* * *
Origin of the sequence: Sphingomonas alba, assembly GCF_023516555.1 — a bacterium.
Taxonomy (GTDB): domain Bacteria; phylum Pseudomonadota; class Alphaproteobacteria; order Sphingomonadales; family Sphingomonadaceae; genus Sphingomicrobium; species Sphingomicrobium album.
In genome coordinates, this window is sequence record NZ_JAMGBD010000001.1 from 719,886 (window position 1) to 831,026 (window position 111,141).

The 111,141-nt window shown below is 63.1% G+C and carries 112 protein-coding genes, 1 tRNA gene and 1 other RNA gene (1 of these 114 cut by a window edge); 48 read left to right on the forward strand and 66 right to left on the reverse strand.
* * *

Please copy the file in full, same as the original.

Origin of the sequence: Sphingomonas alba, assembly GCF_023516555.1 — a bacterium.
Taxonomy (GTDB): domain Bacteria; phylum Pseudomonadota; class Alphaproteobacteria; order Sphingomonadales; family Sphingomonadaceae; genus Sphingomicrobium; species Sphingomicrobium album.
In genome coordinates, this window is sequence record NZ_JAMGBD010000001.1 from 719,886 (window position 1) to 831,026 (window position 111,141).

The 111,141-nt window shown below is 63.1% G+C and carries 112 protein-coding genes, 1 tRNA gene and 1 other RNA gene (1 of these 114 cut by a window edge); 48 read left to right on the forward strand and 66 right to left on the reverse strand.